PAWTUCKET — For the past 20 years, small- or medium-sized business owners, either in Pawtucket or looking to relocate here, have had a helping hand to turn to for some of their financing needs. It has come by way of a non-profit, quasi-city entity called the Pawtucket Business Development Corporation, and it's still very much a viable resource for providing low-interest lending even in this current difficult economy.
On Wednesday, city officials and board members of the Pawtucket Business Development Corporation gathered at the Hose Co. No. 6 restaurant for the 19th annual meeting. Mayor Donald R. Grebien and PBDC President Michael Chute spoke of reasons why the PBDC was created back in 1993 and the many ways it has spurred the success of local businesses and fostered economic development in the city. J.R. Pagliarini, chief of staff at the Rhode Island Economic Development Corporation, was also an invited guest.
Chute noted that in 1993, former Mayor Robert Metivier resurrected the Pawtucket Business Development Corporation, formerly the Pawtucket Local Commercial and Industrial Development Corporation, for a specific reason. The state Registry of Motor Vehicles had to vacate its facility in Providence and a local businessman saw this as an opportunity to buy a vacant building in Pawtuciet and then elase it to the state for a new Registry.
The problem, said Chute, was that the businessman could not get bank financing without a signed lease and could not get a lease until he owned the building. Solving this “catch-22” situation was the newly reformed PBDC, which, through funding through Community Development Block Grants, provided a bridge loan to the businessman. This enabled him to purchase the building and bring the Registry to Pawtucket, where it remained for many years, said Chute.
Since then, the PBDC has approved $3.5 million in low interest loans, said Chute. This, in turn, generated over $16.6 million in other bank funding, bringing jobs and tax revenue to Pawtucket.
In his remarks, Grebien also hailed the importance of the PBDC, noting that since its revival, the non-profit corporation has provided more than 60 loans totaling over $3 million and leveraging some $28 million in bank financing for local businesses.
The mayor said that while the struggling economy and other factors saw no new PBDC loans during 2012, he said are are “many signs pointing to an improved economy for the city.” He listed the redevelopment of the former American Insulated Wire building, a medical call center bringing jobs to a mill on Freight Street, a new TB Bank building being built off Cottage Street, and the construction of the new Blackstone Valley Community Health Care facility downtown as some examples of investments being made in the community.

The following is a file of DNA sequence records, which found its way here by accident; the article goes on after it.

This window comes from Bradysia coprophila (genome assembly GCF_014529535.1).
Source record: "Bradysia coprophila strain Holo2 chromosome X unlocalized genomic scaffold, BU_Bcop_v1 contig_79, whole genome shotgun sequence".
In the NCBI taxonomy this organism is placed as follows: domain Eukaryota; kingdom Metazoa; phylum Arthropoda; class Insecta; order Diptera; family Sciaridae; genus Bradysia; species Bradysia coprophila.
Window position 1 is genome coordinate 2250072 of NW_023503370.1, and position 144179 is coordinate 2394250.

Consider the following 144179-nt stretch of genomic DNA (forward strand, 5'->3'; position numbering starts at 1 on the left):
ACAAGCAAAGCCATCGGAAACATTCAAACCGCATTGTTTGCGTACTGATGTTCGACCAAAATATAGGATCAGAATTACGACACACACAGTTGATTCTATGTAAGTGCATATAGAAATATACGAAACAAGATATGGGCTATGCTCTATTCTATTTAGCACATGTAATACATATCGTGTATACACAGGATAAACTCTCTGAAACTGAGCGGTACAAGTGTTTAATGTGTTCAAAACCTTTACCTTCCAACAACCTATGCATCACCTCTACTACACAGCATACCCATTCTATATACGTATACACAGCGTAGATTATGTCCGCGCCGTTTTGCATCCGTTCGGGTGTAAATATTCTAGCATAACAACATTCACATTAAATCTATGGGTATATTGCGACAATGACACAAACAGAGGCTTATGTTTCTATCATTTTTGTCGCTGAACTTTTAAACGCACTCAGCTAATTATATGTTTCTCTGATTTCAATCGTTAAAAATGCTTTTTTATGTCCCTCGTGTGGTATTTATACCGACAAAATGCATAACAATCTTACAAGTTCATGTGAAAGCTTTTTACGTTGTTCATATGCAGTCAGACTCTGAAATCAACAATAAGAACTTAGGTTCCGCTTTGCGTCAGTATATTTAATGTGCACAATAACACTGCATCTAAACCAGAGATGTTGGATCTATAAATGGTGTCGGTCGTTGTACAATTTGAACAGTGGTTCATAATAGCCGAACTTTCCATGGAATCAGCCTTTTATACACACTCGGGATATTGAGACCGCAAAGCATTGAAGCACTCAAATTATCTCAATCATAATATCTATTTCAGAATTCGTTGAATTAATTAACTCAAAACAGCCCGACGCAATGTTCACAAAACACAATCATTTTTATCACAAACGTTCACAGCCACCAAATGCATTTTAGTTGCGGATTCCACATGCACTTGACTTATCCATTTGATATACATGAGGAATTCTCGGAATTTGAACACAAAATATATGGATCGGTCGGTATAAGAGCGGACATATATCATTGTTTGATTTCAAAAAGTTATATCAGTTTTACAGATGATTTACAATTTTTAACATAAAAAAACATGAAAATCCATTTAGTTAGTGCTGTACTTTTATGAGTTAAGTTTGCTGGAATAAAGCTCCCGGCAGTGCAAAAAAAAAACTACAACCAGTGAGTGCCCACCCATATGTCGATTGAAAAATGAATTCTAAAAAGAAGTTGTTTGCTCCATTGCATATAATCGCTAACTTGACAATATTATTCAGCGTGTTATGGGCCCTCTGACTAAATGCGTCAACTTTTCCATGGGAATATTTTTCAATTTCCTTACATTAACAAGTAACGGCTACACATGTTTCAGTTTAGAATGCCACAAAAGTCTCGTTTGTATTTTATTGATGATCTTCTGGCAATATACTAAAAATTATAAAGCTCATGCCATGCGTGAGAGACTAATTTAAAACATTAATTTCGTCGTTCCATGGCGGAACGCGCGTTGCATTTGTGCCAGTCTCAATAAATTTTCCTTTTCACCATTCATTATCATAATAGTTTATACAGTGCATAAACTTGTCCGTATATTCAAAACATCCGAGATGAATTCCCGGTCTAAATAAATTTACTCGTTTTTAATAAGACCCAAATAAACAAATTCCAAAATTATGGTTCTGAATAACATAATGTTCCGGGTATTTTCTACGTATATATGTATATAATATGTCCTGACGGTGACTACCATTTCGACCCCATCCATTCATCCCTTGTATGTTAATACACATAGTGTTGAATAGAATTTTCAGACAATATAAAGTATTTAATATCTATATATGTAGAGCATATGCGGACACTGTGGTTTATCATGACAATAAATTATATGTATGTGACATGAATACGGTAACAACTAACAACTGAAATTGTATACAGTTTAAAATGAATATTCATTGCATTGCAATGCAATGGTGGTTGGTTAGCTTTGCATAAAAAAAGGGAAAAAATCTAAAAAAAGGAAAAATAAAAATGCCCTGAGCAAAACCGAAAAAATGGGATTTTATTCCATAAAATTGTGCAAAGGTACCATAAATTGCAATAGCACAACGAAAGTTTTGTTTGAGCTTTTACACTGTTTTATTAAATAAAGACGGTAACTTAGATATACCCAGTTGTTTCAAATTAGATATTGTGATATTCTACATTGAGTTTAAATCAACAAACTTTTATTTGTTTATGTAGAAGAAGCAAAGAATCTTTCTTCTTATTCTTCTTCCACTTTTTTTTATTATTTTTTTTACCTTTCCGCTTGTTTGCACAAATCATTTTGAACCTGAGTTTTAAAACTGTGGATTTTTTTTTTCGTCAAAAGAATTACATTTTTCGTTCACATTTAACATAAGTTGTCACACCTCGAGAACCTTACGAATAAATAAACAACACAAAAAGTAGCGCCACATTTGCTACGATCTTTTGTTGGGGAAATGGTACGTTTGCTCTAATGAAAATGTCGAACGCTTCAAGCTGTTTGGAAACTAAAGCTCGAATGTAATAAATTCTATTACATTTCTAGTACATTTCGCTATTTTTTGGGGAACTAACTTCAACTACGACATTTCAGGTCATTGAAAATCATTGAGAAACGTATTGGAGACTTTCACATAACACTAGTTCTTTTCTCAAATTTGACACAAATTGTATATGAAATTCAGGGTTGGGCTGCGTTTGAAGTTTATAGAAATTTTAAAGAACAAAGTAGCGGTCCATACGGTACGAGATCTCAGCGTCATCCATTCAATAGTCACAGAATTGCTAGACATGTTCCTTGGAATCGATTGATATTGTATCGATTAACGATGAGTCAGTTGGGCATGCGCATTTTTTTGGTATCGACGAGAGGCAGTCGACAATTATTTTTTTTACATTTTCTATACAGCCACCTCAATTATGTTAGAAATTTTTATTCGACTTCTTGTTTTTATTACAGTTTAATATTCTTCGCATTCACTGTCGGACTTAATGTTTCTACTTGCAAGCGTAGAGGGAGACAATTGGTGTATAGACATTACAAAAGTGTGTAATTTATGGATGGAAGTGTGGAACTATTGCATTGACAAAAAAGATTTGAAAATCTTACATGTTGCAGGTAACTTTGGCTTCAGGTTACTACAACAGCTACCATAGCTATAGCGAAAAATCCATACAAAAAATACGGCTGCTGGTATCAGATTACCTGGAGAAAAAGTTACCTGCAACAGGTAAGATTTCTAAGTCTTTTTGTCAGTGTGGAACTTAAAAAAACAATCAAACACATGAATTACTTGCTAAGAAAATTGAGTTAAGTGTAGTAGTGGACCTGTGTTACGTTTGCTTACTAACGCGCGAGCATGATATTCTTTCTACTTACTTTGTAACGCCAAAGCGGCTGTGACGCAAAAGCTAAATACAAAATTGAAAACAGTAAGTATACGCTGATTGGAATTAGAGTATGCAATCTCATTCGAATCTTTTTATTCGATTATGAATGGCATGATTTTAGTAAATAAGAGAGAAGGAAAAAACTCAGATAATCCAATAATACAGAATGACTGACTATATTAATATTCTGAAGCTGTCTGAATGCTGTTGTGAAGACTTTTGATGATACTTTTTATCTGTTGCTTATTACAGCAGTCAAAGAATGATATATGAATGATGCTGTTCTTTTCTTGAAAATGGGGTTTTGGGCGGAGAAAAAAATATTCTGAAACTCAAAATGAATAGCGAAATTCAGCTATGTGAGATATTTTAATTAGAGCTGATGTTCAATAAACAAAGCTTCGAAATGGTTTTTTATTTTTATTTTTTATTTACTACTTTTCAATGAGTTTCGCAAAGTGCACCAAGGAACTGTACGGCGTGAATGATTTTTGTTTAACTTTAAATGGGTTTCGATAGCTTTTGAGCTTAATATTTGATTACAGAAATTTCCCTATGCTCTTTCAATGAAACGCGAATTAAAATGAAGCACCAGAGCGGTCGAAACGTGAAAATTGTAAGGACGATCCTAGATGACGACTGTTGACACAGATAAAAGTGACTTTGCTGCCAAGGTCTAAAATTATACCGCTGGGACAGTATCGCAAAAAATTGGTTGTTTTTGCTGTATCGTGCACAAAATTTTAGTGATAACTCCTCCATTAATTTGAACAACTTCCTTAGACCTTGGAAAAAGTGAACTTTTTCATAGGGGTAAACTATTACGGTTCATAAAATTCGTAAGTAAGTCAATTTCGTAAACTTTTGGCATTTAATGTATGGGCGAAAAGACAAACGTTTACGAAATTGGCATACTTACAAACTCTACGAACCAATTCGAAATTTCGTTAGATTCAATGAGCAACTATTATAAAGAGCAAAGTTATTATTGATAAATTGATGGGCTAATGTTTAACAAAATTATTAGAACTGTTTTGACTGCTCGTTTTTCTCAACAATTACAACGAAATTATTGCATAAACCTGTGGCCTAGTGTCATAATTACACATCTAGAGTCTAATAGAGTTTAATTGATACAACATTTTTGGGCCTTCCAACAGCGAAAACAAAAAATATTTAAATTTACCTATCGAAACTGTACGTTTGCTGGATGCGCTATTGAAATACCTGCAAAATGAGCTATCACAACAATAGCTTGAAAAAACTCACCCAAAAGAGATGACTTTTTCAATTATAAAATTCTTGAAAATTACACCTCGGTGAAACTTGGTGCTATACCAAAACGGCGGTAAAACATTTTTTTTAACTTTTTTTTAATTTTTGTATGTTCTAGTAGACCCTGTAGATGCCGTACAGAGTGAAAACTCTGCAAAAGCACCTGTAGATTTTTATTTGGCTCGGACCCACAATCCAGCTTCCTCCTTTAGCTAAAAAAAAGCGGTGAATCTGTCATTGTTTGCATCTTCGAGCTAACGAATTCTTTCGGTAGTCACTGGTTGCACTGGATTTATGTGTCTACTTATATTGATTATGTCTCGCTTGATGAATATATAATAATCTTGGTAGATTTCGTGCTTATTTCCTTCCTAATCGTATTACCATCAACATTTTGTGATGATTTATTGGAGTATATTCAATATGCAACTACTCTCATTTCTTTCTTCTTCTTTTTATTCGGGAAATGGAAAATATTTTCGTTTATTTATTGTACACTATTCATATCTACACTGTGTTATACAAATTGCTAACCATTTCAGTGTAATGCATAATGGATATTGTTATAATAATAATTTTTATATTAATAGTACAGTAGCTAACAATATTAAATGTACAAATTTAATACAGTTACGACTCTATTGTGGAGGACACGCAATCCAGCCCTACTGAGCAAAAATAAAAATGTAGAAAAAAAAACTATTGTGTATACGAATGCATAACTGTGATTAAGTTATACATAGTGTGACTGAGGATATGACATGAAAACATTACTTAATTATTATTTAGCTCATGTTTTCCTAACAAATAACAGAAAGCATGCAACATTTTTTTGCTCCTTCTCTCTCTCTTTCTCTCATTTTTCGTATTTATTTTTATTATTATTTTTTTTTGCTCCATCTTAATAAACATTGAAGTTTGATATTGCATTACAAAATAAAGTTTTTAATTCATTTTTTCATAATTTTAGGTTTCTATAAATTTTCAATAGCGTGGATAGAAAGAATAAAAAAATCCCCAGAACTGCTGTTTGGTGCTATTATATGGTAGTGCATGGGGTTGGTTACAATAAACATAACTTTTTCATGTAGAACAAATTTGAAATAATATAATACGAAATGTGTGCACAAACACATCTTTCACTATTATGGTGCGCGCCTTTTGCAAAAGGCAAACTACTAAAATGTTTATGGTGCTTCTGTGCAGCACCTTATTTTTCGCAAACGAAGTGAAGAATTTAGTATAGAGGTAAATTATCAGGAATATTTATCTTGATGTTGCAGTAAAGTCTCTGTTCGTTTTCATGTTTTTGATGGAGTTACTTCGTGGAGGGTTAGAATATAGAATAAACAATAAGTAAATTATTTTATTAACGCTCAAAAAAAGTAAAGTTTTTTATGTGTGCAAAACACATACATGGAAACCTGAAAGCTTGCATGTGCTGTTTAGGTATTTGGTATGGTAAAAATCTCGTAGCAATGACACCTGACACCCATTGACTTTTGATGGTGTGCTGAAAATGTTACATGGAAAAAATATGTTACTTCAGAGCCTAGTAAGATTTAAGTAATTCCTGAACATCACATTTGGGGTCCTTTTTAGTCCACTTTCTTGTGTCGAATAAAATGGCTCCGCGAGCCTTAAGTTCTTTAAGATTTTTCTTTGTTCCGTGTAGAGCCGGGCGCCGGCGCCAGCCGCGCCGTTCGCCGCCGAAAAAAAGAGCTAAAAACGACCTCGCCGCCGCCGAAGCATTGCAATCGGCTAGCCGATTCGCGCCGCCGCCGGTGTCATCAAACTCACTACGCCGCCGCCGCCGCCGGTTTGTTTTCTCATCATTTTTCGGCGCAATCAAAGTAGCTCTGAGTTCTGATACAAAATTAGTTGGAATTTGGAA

Additionally, Grebien said the upcoming completion of the I-95 Pawtucket River Bridge and re-opening of the Conant Street Bridge will improve access to the city from major metro areas and increase its attractiveness to business developers.
Going forward, Grebien said he expects the PBDC to play an active role in business development, and noted that the corporation has $300,000 “in the bank” available for loans that create jobs. He also noted that PBDC plans to implement a “micro-loan” program that will provide more flexibility in fulfilling borrowing needs
According to PBDC guidelines, loans are available up to a maximum of $100,000 per borrower. The primary focus of the revolving loan program is to provide financing to small- and medium-sized companies.
To qualify, the business must be located in Pawtucket or relocating to the city. It must create or retain jobs, and must demonstrate the need for the funds as well as the financial strength to repay the loan. Ineligible businesses and uses of PBDC loan funds include certain types of service companies (e.g. publishers) and passive investment.
The loan review committee will consider the total project costs that will be incurred by a potential borrower by weighing the leveraging of other funds, the availability of additional capital, the equity invested, the number and quality of the jobs created or retained, the impact on local taxes and the total amount of PBDC funds required.
PBDC will require an overall project leveraging ratio of $1 of private funds (debt or equity) injected into the project for every $1 of PBDC funds. The leveraging ratio for ventures funded exclusively under the commercial/retail program may be lowered to 50 cents of private funds to $1 of PBDC funds. The leveraging of projects involving the acquisition and improvement of real estate will only require $3 of private funds to $1 PBDC funds.
Equity from business owners or stockholders of not less than 10 percent will be required in all of the loan categories with the exception of commercial /retail ventures, which require 20 percent. Transaction costs of undertaking the loans made by PBDC will be passed through to the borrower. Also, borrowers will be made aware that since federal funds may be involved in the financing, certain monitoring of financial statements and employment records will occur.
For complete information, visit the website: www.pawtucketri.com/pbdc  or call Herb Weiss, Pawtucket's Economic and Cultural Development Officer, at 724-5200 or e-mail: email@example.com .
During Wednesday's meeting, longtime PBDC attorney John F. Neary, of Neary and Milos, LLP, was honored for his service. He was presented with a handcrafted business card case created by Pawtucket-based Ahlers Designs.
The following officers and directors were again voted in: Michael Chute, president; Barney Heath, secretary/treasurer/director; Richard Goldstein, director, David Strauss, director; Richard Sugarman, director; Linda Dewing, director; and Roger Lemoie, director. Two members whose terms were up, Isaac Amponsah and Allen Chatterton, were reappointed.